Can you replicate London's Speakers' Corner?
England moves to create more of the free-speech 'corners' – with a little less spectacle and a little more substance.
London and Brighton, England
Peter Alexander extends his mini-stepladder and plonks it down on the rain-dampened pavement. He looks heavenward.Skip to next paragraph
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"I hope that's the last of the rain," he says. "Rain makes people take refuge in coffee shops."
He unravels a ball of string and ties homemade placards, laminated in rain-busting plastic, to his stepladder. One warns that the end of world is not only nigh, "it is happening RIGHT NOW."
Mr. Alexander has been coming to this corner of London's Hyde Park every Sunday for the past year. A video producer on weekdays and a "revealer of truths" weekends, he wants to alert people to the fact that "the world is ending as we speak."
He adds: "You can see it in the freak weather incidents, the wars in the Middle East, the credit crunch.... And all of this is being orchestrated."
"By them." He nods in toward central London.
Anyone overhearing might half-expect to turn and see "Matrix"-style men in black and shades ready to haul him away in a van with no-number plates. But there is only a smattering of tourists and Londoners, umbrellas at the ready, listening to speeches on everything from Greek democracy to fast food to Armageddon.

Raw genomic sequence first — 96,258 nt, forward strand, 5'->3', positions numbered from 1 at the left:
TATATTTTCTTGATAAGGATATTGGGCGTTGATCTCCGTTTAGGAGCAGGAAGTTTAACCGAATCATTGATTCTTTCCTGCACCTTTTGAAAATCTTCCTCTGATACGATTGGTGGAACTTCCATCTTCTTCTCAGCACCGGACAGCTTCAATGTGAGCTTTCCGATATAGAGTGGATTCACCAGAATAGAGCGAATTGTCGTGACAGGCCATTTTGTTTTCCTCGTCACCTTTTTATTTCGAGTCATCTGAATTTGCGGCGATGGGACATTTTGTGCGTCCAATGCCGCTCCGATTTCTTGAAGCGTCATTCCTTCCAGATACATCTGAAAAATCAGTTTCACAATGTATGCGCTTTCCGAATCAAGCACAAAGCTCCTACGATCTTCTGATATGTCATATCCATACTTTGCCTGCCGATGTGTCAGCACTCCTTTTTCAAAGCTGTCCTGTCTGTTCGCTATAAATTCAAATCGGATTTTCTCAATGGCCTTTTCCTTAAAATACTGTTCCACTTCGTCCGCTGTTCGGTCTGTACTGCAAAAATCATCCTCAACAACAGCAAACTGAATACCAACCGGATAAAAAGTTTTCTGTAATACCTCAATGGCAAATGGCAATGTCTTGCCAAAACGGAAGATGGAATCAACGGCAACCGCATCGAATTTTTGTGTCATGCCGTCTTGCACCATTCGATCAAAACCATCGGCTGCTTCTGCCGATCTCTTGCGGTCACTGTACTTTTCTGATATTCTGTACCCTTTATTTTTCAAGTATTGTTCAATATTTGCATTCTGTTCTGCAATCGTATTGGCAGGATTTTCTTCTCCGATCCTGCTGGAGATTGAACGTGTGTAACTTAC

The clouds spit down some drizzle, and Alexander observes seriously that even though the US government experiments with weather control "I don't think they'd deploy it just to keep me from speaking."
He ascends his stepladder, and starts speaking. Before long, 20 people have gathered, some listen intently, others heckle wildly.
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Since it was set up in 1872, Speakers' Corner in Hyde Park has been one of the world's best-known forums for public debate – and public displays of intellectual eccentricity.
It's big day is Sunday,and the likes of Karl Marx, Vladimir Lenin, and George Orwell have come to listen. Intended as a space for free and open discussion, anyone can turn up and speak on any topic – so long as they don't swear excessively or incite hatred or violence. Police officers stroll through the corner every hour or so, to keep an eye – and an ear – on proceedings.
Now, a new charity – the Speakers' Corner Trust, whose founding patron is Vaclav Havel, the playwright and human rights activist who was the first president of the post-Communist Czech Republic – wants to breathe life back into civil society in Britain by setting up many more corner-style spaces where citizens can engage in face-to-face debate.
"Our aim is to get people exchanging ideas," says Peter Bradley, codirector of the trust.